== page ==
North American Network Operators Group|
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Re: Can P2P applications learn to play fair on networks?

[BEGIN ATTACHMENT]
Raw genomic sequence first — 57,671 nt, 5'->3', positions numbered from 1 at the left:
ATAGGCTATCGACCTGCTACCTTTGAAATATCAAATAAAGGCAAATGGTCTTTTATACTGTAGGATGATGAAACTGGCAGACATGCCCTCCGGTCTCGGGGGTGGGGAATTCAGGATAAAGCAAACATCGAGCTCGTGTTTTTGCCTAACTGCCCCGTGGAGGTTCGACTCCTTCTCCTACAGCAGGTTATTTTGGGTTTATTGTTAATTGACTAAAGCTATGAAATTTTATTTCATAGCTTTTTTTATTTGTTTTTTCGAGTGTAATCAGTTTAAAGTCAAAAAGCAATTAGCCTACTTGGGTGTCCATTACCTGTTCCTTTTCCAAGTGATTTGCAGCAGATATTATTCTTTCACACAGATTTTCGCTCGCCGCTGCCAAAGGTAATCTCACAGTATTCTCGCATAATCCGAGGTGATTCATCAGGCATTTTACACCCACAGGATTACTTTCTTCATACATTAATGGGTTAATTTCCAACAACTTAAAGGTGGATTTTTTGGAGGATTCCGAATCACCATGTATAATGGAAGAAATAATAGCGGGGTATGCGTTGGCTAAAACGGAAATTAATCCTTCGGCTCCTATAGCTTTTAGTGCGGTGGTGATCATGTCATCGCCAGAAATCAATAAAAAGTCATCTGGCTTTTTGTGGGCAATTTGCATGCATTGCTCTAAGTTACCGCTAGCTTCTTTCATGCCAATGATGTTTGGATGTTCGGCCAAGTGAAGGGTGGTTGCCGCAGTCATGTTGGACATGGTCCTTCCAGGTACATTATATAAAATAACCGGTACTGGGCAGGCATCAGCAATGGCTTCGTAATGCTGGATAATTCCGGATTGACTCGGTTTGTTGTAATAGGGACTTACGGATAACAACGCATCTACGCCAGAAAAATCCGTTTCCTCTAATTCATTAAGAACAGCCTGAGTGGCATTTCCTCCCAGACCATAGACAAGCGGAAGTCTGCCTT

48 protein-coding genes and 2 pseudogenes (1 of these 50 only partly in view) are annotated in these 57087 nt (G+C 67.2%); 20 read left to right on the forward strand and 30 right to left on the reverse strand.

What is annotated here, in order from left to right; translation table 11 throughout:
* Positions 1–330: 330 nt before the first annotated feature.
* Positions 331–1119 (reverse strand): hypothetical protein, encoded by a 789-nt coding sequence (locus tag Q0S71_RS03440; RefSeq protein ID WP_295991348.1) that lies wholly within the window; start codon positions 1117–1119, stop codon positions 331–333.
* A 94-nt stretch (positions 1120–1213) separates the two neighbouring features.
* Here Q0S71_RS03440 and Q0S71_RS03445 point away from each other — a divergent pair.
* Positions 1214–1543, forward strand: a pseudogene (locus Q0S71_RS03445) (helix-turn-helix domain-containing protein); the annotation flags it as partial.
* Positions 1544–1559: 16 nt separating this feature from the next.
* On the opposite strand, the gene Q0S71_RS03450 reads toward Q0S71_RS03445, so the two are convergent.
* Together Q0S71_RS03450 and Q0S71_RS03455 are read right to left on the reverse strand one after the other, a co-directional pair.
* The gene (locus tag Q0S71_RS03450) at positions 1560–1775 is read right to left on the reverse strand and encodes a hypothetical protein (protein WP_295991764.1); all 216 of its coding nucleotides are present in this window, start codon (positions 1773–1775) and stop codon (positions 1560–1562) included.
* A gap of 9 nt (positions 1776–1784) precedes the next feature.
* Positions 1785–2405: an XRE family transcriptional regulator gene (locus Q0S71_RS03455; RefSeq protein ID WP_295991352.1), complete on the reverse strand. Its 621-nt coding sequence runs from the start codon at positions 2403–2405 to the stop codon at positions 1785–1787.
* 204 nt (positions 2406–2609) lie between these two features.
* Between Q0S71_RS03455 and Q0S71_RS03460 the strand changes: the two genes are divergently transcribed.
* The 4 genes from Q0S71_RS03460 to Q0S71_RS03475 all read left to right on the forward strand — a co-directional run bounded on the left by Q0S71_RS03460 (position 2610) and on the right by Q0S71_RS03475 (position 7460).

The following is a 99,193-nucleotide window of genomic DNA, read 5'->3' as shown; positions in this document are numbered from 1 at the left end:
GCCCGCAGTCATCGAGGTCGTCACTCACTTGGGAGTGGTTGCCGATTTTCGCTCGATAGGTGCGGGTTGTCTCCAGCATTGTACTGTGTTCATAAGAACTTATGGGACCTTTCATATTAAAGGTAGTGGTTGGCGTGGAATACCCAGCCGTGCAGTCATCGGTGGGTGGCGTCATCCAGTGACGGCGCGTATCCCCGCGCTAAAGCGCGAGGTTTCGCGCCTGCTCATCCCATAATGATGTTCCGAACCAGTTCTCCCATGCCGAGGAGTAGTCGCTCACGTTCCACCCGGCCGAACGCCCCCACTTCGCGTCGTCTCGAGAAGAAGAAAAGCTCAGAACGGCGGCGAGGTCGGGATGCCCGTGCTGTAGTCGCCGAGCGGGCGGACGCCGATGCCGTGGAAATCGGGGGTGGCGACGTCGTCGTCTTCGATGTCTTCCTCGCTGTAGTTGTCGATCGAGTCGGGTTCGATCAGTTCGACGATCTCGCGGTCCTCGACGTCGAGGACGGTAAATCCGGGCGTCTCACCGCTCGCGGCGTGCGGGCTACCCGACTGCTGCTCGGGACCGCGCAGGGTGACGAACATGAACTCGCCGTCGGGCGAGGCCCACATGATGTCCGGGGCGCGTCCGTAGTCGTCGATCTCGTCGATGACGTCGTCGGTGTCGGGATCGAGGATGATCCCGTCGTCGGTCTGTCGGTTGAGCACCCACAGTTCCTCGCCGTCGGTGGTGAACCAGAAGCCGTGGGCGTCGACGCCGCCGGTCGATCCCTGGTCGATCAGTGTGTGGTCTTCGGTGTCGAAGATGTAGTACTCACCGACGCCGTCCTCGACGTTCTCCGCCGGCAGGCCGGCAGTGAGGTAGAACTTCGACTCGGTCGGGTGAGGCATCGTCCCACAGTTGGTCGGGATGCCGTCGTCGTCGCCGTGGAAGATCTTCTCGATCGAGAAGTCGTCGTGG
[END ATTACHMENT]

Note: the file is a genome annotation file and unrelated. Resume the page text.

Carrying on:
Possible scenario... Subscriber bandwidth caps are in theory too high, if the ISP can't support it -- but if the ISP were to lower them, the competition's service would look better, advertising the larger supposed data rate -- plus the cap reduction would hurt polite users. In the absence of the P2P applications, the limits were fine, so hurting the P2P application may be a preferable solution to the ISP charging everyone more to support the excessive bandwidth usage of the 2-3% of subscribers who use P2P applications, or dropping that 6m bandwidth cap to a 256 kilobit cap just to be able to guarantee everyone can use it all at the same time. Many ISP customers might thank them for blocking P2P, if it keeps their subscription costs low --- in the absence of sufficient customer demand for P2P, it will be throttled, or filtered; if they're paying for a 1.5m connection (not a 6m) and it costs half the price of a normal 1.5m connection, but blocks P2P, many customers might like to make that tradeoff. > That's the ONLY thing they have to give us. Forget looking at L4 or alike, > that will be encrypted as soon as ISPs start to discriminate on it. Users > have enough computing power available to encrypt everything. I'm afraid the response could then be for providers that limit P2P to begin treating everything encrypted as suspicious. The source and destination address are enough to do a lot in theory.... If the first packet exchanged between two hosts was sourced from a subscriber, then ISP monitoring mechanism can record a session... "Session started from inside to outside"; just like a stateful firewall. The ratio of bytes a customer sends to an address versus number of bytes they receive from that address can be used: anything above 1.0 is an upload, anything below 1.0 is a download; high ratio = reduced bandwidth cap. Very poor treatment could be given to sessions started from outside to inside. An address that only one or two subscribers exchange traffic with is probably a P2P app. An address that many subscribers try to exchange traffic with is probably an E-commerce site. Thus the whitelists could be built through automated means, just by counting the number of distinct inside sources per outside destination. ( if 1000 different customer source addresses send encrypted port 443 to one host, then that host could be automatically listed as "probably not a P2P host") -- a second possibility is the ISP could examine SSL certificate of remote destination -- f a site has gone through the trouble of having a high-grade X509 certificate signed by a for-fee official CA, then it's probably not a P2P peer. If a user tries to connect to a site that has no certificate signed by a recognized CA, then it's probably either a possible phisher a P2P peer --- these could in theory be blocked as a "stop phishing" measure. "Security" measure > > Only if P2P shared network resources with other applications well does > > increasing network resources make more sense. > If your network cannot handle the traffic, don't offer the services. Exactly what they would seem to be doing. By blocking P2P uploads or throttling them, they are choosing to not offer full P2P access. Some ISPs may block P2P and be very quiet about it, and it's unfortunate, as customers would want to know about extra restrictions on the use of their X-megs connection. Generally warnings that excessive-bandwidth applications may be limited will be mentioned in ISPs' existing Acceptable Usage policies, they're probably just not outright saying "we block Xyz". P2P applications seem to be a valuable tool; however, it would be an ISP's available choice to refuse to offer it -- or require P2P users to pay extra, in proportion to the additional usage of their networks that are required to function with the service. When P2P usage is a burden on their network. Their network, their rules. The bigger issue I would say, is that in many areas, provider monopolies exist on affordable residential access services. So if "Provider A" happens to be the cable company in a local area, that owns all that infrastructure, and the rights to hang cable -- there's no opportunity for a "Provider B" to satisfy the demand, if they can't get a wire between them and their would-be customer.... No competition and no cost-effective alternative access path gives "Provider A" too much free reign. Free reign in terms of limiting consumer choice and forcing customers to accept substandard or partial services, when customers are tricked by shiny advertising into thinking they are buying high-grade fully featured services. -- -J